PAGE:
Mulching is standard practice to suppress weeds and conserve water when growing specialty crops, like tomatoes, pumpkins and strawberries. Biodegradable plastic mulches (BDMs) have been developed as substitutes for conventional plastic mulch because the latter presents removal, storage and disposal issues, including environmental issues from illegal burning and dumping. However, lack of knowledge about BDMs, and concerns about their unpredictable breakdown and potential residues, have prevented their widespread use. To overcome these issues researchers and Extension specialists from three universities have joined together to study the performance and adoptability of BDMs using, in the first two years of field studies, pumpkins as the model cropping system. Peppers and sweet corn are the crops to be used in Tennessee and Washington, respectively, for the second two years of the study.
The project Performance and Adoptability of Biodegradable Plastic Mulch for Sustainable Specialty Crop Production is funded by the United State Department of Agriculture (USDA) National Institute for Food and Agriculture, through its Specialty Crop Research Initiative, under award 2014-51181-22382. Any opinions, findings, conclusions, or recommendations expressed on the website “Biodegradable Mulch” are those of the site authors and do not necessarily reflect the view of the U.S. Department of Agriculture.
A team of researchers and Extension specialists from three universities:
University of Tennessee Institute of Agriculture
Washington State University
Montana State University
An Advisory Committee of stakeholders including:
– BDM Industry representatives
– Intermediaries: suppliers and Extension agents
– Scientific advisors in composting, economics, food safety, plant sciences, polymers, sociology, and soils
What will the project do?
A.Evaluate the impacts of long-term use of BDMs 1) on the soil ecosystem (i.e., soil quality, microbial communities, and long-term storage of carbon); and 2) on a specialty crop production system.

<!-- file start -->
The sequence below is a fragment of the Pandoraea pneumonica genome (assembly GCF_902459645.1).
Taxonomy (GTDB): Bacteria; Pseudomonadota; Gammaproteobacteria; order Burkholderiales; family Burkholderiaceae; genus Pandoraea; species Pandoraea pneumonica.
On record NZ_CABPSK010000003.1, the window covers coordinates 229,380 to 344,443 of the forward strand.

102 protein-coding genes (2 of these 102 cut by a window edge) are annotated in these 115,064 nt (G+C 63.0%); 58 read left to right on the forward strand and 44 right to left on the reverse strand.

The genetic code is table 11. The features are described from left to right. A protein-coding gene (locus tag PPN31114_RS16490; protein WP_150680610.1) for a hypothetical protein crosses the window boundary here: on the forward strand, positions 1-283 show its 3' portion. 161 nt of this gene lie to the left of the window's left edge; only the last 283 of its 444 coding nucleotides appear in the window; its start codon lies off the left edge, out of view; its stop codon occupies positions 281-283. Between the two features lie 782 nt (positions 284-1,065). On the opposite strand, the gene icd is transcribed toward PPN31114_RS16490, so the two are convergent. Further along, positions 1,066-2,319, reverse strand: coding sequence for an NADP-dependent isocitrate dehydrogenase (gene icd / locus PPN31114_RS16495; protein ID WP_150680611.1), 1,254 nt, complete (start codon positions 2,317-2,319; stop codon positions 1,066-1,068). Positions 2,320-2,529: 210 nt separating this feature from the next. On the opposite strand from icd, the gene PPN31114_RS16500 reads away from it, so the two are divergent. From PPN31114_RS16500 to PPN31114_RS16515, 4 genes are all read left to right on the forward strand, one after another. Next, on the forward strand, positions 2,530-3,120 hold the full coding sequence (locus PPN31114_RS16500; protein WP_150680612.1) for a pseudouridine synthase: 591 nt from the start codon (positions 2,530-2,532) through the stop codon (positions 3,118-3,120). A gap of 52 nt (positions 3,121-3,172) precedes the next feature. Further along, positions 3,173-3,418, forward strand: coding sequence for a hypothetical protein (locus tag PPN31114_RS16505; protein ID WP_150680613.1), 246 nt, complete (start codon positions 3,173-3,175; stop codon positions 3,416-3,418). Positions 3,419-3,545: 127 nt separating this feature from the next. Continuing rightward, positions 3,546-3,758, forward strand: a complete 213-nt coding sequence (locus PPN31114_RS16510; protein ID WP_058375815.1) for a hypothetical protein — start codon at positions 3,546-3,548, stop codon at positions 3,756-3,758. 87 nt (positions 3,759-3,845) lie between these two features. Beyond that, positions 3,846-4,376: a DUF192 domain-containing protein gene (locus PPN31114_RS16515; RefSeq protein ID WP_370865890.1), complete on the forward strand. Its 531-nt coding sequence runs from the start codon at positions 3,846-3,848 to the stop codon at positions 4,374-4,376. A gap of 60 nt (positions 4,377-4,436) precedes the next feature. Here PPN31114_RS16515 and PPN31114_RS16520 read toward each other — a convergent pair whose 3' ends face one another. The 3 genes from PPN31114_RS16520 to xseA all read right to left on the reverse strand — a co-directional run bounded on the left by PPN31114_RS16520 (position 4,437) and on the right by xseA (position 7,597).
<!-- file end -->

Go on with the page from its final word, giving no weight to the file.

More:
B.Identify BDM degradation mechanisms (e.g., changes at the macroscopic and molecular levels) and interrelationships among the life-cycle stages of BDMs: their origin (fossil fuel-derived vs. biobased), service life (role of weathering), and potentially sustainable end-of-life outcomes (ambient soil degradation vs. retrieval followed by composting).
C. Use diverse methodologies across diverse scales (field vs. laboratory studies) and climate regions for evaluating the degradation of BDMs to improve performance and evaluation.
D. Identify potential BDM-associated disease and pest problems.
E. Identify BDM supply chain steps with focus on economic relevance and regulation, assess the economic feasibility of agricultural products grown with BDMs, and explore producers’ perceptions of BDMs to better understand the bridges and barriers to BDM adoption.
F. Educate growers, intermediaries (e.g., Extension agents, agricultural input suppliers, and crop consultants,) consumers and the general public on BDMs and biobased mulches and plastics.
G.Interact with a community of stakeholders (consumers, growers, intermediaries, regulators, composters, and scientists) to increase interest in sustainable deployment of BDMs throughout the U.S. and worldwide.
H. Educate and train undergraduate and graduate students, postdoctoral research associates, and principal investigators on skills needed to work on transdisciplinary research problems.
From what prior work does this project benefit?
From 2010 to 2013, a transdisciplinary research and Extension project investigated the use of an experimental spunbond nonwoven mulch, leading commercially-available biodegradable mulches, and conventional black plastic mulch in both high tunnel and open-field specialty crop production. An objective was to measure mulch biodegradabilty in the soil. (USDA SCRI SREP Award # 2009-02484). The record of that project is available through Washington State University and the University of Tennessee.